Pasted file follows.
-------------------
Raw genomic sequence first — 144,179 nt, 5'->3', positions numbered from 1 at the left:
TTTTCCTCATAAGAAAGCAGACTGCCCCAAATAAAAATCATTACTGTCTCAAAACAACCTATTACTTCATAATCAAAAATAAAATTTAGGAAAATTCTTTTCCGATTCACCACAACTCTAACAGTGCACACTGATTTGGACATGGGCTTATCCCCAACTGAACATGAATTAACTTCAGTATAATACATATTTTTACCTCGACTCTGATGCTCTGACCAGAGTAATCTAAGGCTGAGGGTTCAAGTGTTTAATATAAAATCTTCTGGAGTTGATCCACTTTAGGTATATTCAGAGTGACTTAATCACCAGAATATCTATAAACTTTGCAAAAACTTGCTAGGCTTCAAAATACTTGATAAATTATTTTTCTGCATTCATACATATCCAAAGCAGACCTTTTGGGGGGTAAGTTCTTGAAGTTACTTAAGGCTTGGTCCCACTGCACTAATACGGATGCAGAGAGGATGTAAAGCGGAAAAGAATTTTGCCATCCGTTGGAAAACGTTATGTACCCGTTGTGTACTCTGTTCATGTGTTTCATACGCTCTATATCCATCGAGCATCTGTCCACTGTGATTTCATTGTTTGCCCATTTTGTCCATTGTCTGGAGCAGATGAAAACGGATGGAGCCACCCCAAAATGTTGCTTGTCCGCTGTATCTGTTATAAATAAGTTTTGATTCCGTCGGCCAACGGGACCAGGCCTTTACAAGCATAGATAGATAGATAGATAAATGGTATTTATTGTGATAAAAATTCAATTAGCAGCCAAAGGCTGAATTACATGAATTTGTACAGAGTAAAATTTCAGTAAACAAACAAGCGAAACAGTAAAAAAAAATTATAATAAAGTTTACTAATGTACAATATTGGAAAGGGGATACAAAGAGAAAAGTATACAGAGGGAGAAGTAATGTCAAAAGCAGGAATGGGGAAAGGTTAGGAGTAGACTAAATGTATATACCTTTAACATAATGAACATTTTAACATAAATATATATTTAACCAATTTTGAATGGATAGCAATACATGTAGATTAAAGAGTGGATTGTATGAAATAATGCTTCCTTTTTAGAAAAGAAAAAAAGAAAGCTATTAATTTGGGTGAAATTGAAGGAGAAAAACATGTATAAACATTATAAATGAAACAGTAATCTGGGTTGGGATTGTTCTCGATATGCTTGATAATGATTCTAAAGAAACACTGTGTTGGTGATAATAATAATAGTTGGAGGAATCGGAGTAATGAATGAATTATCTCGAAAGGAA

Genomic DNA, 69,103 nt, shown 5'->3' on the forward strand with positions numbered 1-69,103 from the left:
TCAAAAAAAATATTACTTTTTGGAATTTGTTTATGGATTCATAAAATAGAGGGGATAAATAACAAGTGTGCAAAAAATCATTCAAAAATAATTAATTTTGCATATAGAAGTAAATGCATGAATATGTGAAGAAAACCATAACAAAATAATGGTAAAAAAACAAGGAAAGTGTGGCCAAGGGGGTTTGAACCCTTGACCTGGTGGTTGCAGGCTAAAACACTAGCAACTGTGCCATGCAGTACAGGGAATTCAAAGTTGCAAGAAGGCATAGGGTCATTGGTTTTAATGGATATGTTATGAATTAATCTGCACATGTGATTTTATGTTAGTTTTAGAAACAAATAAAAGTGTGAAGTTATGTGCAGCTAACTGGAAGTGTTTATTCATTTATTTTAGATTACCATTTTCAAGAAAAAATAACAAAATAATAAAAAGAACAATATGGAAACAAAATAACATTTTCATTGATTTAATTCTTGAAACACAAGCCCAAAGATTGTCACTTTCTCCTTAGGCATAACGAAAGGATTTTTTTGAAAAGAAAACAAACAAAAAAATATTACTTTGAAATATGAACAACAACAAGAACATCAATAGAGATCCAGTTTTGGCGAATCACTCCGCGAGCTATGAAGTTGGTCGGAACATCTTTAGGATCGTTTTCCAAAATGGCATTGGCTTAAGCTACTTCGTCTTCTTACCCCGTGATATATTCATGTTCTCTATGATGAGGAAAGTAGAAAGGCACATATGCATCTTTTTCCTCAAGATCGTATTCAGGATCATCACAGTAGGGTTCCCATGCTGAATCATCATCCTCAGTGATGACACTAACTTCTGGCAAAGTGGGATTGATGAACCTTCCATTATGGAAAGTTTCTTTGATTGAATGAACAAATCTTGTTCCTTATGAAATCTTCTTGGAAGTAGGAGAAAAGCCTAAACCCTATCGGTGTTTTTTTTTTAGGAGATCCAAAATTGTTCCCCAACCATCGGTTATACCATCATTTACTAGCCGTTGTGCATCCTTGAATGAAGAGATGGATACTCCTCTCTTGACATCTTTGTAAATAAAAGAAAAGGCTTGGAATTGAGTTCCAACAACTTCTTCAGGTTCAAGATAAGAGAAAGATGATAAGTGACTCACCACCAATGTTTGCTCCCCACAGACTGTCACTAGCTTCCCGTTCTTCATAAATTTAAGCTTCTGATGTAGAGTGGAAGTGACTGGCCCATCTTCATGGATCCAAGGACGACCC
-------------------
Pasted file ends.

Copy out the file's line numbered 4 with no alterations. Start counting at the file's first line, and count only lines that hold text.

TCAAAAAAAATATTACTTTTTGGAATTTGTTTATGGATTCATAAAATAGAGGGGATAAATAACAAGTGTGCAAAAAATCATTCAAAAATAATTAATTTTGCATATAGAAGTAAATGCATGAATATGTGAAGAAAACCATAACAAAATAATGGTAAAAAAACAAGGAAAGTGTGGCCAAGGGGGTTTGAACCCTTGACCTGGTGGTTGCAGGCTAAAACACTAGCAACTGTGCCATGCAGTACAGGGAATTCAAAGTTGCAAGAAGGCATAGGGTCATTGGTTTTAATGGATATGTTATGAATTAATCTGCACATGTGATTTTATGTTAGTTTTAGAAACAAATAAAAGTGTGAAGTTATGTGCAGCTAACTGGAAGTGTTTATTCATTTATTTTAGATTACCATTTTCAAGAAAAAATAACAAAATAATAAAAAGAACAATATGGAAACAAAATAACATTTTCATTGATTTAATTCTTGAAACACAAGCCCAAAGATTGTCACTTTCTCCTTAGGCATAACGAAAGGATTTTTTTGAAAAGAAAACAAACAAAAAAATATTACTTTGAAATATGAACAACAACAAGAACATCAATAGAGATCCAGTTTTGGCGAATCACTCCGCGAGCTATGAAGTTGGTCGGAACATCTTTAGGATCGTTTTCCAAAATGGCATTGGCTTAAGCTACTTCGTCTTCTTACCCCGTGATATATTCATGTTCTCTATGATGAGGAAAGTAGAAAGGCACATATGCATCTTTTTCCTCAAGATCGTATTCAGGATCATCACAGTAGGGTTCCCATGCTGAATCATCATCCTCAGTGATGACACTAACTTCTGGCAAAGTGGGATTGATGAACCTTCCATTATGGAAAGTTTCTTTGATTGAATGAACAAATCTTGTTCCTTATGAAATCTTCTTGGAAGTAGGAGAAAAGCCTAAACCCTATCGGTGTTTTTTTTTTAGGAGATCCAAAATTGTTCCCCAACCATCGGTTATACCATCATTTACTAGCCGTTGTGCATCCTTGAATGAAGAGATGGATACTCCTCTCTTGACATCTTTGTAAATAAAAGAAAAGGCTTGGAATTGAGTTCCAACAACTTCTTCAGGTTCAAGATAAGAGAAAGATGATAAGTGACTCACCACCAATGTTTGCTCCCCACAGACTGTCACTAGCTTCCCGTTCTTCATAAATTTAAGCTTCTGATGTAGAGTGGAAGTGACTGGCCCATCTTCATGGATCCAAGGACGACCC